One of the reasons why many teachers choose to work in UK independent schools is for the breadth of opportunities they offer, not only to the pupils but for staff too.
Independent schools in the UK are synonymous with the phrase ‘a broad curriculum’. The standard curriculum subjects are taught, of course, but it is in the extra-curriculum opportunities that many schools excel, afforded by the longer days (typically 8.30am to 4.00/4.30pm for juniors and 8.30am to 5.00/5.30pm for seniors, though some may finish as late as 7.00pm).
Sport is often taught three or four times per week, and that’s not including the weekly fixtures on a Wednesday (and often on Saturday mornings too). Many independent senior schools offer CCF (Combined Cadet Force) and the Duke of Edinburgh Award Scheme. After-school clubs, often called ‘enrichment programmes’, thrive; many schools boast a list of clubs and societies as long as your arm, from debating society to hockey practice, theatre club to bushcraft in the forest or book club in the library.
Such a busy school experience is energising for staff as well as pupils. There is the added benefit of students seeing their teachers teaching adverbial phrases or simultaneous equations one minute and then how to build a fire with only flint and cotton wool, or how to plant vegetable seeds, the next. School trips are a frequent treat and can often include destinations as far afield as a ski trip to the Alps, a cricket tour to South Africa or an art and culture trip to New York’s galleries.
What is the reason for so much extra-curricular activity? Why pack so much into the week? The answer lies in the aims and values of many independent schools, which enshrine the belief that academic advancement should go hand-in-hand with character development, team-building and preserving that sense of awe and wonder with which all children are blessed from an early age. Creativity, confidence and character need not be mutually exclusive to academic progress. When character is tested and confidence is built on the sports field, or on the climbing wall, or on a theatre stage, the benefits are certainly felt in the academic classroom too.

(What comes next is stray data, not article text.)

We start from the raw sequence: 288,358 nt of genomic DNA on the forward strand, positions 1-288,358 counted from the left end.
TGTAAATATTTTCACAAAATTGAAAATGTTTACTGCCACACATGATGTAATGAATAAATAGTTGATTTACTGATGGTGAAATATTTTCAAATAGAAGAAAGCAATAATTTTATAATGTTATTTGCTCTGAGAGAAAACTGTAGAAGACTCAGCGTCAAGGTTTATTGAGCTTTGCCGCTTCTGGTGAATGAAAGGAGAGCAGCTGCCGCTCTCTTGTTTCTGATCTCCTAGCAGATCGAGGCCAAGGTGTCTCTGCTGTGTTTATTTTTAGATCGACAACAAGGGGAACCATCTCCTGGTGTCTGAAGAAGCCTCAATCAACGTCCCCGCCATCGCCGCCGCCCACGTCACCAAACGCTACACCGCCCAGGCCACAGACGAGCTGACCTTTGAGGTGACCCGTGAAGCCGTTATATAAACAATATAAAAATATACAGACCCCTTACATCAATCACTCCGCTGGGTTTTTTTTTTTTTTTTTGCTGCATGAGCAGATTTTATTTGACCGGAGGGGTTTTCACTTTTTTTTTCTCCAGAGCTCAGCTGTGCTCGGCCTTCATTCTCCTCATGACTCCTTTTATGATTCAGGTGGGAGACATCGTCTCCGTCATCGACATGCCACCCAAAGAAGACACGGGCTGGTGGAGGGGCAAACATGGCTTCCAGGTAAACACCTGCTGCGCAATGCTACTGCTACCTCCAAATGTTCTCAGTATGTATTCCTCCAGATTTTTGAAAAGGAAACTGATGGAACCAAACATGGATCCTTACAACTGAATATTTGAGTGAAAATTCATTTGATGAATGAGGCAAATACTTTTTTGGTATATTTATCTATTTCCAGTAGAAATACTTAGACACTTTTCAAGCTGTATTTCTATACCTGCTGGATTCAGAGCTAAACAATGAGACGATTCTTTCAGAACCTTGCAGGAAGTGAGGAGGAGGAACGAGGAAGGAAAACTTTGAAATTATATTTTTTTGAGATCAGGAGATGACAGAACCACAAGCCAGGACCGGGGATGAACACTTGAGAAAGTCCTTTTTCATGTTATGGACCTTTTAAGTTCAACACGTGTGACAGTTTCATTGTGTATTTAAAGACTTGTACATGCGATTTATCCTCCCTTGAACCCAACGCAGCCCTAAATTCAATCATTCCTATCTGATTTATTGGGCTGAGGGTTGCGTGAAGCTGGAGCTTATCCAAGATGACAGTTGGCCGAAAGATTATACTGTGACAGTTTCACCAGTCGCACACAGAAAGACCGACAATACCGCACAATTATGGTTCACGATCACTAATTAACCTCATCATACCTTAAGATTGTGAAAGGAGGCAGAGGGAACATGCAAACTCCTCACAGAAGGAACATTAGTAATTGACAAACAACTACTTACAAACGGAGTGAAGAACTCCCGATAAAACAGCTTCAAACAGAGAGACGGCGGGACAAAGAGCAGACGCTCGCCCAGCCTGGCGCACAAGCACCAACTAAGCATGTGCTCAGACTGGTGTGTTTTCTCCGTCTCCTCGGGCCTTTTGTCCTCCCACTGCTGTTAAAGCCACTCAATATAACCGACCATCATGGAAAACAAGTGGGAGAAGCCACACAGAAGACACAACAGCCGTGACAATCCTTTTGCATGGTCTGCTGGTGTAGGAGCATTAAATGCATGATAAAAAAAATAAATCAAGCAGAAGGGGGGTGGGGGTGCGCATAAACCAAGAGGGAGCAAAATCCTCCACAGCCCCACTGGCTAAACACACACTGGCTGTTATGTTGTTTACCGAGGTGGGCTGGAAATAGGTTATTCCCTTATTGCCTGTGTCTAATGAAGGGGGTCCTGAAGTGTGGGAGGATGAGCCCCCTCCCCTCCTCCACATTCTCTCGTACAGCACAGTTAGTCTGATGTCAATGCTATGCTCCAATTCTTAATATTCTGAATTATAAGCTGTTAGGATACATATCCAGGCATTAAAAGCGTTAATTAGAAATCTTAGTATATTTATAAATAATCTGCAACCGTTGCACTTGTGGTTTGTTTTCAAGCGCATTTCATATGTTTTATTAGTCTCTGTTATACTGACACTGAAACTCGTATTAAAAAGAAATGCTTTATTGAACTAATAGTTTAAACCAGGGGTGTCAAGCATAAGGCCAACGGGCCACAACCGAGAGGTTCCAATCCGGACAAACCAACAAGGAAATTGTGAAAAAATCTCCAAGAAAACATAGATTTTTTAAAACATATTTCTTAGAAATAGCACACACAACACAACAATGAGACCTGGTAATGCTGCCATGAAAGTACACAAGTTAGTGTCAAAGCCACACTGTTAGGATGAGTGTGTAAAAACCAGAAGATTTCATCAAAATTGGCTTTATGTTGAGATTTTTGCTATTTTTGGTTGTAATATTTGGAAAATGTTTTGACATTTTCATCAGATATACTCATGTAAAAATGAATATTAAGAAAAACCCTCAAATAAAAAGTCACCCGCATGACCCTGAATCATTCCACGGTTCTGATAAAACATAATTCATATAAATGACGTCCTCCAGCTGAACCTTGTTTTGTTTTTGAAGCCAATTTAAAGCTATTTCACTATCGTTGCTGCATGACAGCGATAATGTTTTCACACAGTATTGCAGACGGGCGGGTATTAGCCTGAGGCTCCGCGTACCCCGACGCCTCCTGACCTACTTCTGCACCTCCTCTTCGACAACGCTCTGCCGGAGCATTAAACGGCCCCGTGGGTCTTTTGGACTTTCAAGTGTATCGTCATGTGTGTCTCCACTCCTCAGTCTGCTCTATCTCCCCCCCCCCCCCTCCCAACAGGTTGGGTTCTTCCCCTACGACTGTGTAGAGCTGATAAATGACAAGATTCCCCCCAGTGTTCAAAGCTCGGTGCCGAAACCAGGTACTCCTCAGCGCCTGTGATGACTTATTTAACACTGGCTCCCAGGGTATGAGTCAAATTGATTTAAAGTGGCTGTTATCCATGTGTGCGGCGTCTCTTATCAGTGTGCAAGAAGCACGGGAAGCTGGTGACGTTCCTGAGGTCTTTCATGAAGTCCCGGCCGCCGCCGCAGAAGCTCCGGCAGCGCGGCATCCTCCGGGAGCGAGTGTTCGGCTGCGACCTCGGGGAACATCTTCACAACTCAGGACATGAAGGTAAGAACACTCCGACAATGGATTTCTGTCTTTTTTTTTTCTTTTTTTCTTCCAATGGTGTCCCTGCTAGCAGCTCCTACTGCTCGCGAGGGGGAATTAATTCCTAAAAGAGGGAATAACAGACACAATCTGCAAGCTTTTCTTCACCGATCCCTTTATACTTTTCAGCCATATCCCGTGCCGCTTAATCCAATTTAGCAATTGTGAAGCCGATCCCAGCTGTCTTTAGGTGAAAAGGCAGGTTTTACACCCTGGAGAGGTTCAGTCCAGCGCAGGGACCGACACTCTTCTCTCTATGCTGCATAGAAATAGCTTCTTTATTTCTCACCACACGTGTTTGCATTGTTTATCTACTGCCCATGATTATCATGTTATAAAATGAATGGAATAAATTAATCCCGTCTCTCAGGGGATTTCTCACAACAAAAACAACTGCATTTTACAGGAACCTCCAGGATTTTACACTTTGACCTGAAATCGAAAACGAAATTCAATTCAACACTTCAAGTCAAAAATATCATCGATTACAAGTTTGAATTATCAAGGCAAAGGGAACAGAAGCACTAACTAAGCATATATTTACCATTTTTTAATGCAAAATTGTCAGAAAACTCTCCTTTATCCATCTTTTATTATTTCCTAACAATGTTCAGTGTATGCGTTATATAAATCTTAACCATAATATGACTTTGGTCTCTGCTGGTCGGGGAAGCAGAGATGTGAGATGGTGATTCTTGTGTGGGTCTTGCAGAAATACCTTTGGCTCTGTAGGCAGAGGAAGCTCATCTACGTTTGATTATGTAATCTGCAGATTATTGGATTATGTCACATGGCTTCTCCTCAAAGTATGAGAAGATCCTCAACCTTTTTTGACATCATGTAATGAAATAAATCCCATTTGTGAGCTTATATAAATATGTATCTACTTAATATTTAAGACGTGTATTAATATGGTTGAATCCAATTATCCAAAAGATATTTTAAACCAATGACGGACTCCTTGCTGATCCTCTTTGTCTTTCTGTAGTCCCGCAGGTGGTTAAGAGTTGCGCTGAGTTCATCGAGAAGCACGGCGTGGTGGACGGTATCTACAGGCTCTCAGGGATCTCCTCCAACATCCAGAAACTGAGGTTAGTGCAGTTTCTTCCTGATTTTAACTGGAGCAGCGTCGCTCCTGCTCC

But it would be disingenuous to say that such an action-packed week does not place heavy demands on staff; it does. Friendships, families, hobbies and interests often have to take a back seat until the end of term comes and the school ‘submarine’ surfaces again. But the rewarding and energising experience that is found between the holidays is unmatched in many other professions. You get out of it what you put in.
Class sizes are often smaller than those found in many state-maintained schools – and this is of huge benefit, not only to the pupils who enjoy closer individual attention, but also when it comes to marking exercise books on a Sunday night – but remember, for each of those fifteen students in your class there is a parent or parents who are paying a lot of money, and often making considerable sacrifices, to educate them with you; not all parents are flushed with the kind of wealth that makes school fees seem like spare change. That’s a caricature, long gone.
All parents in every school care deeply about their child’s education, whether in a state-maintained school or an independent one, but be prepared for managing the very high expectations of the fee-paying parent – expectations which may sometimes even be in excess of their child’s actual potential. They are paying you to enable their child to earn those top academic grades. Anyone who works in independent school education knows all too well the nature of the demanding parent. It is an enormous investment after all: some schools charge their parents in excess of £30,000 per annum. And those parents expect value for money – every day, every term.
All teachers are accountable to their parents, in any school, but there is a fundamental difference in independent schools – the parents are paying your salary. So try not to slip up. The good news is many of today’s parents are paying for precisely the things which motivate staff too – that broad curriculum and the excellent rapport that exists between teachers and students, afforded by small classes and a first-class pastoral care system, making independent schools a most rewarding place in which to build a career.
Andrew Hammond has seventeen years experience of managing and motivating staff within the education sector. He has worked as a Headmaster, Deputy Head (Academic), Housemaster, Director of Studies, Head of English and Classteacher. Andrew Hammond works with school leaders, teachers and pupils, to identify the individual motivations driving them, to achieve more effective communication, better teamwork, greater productivity and ultimately more satisfaction at work, and therefore at home.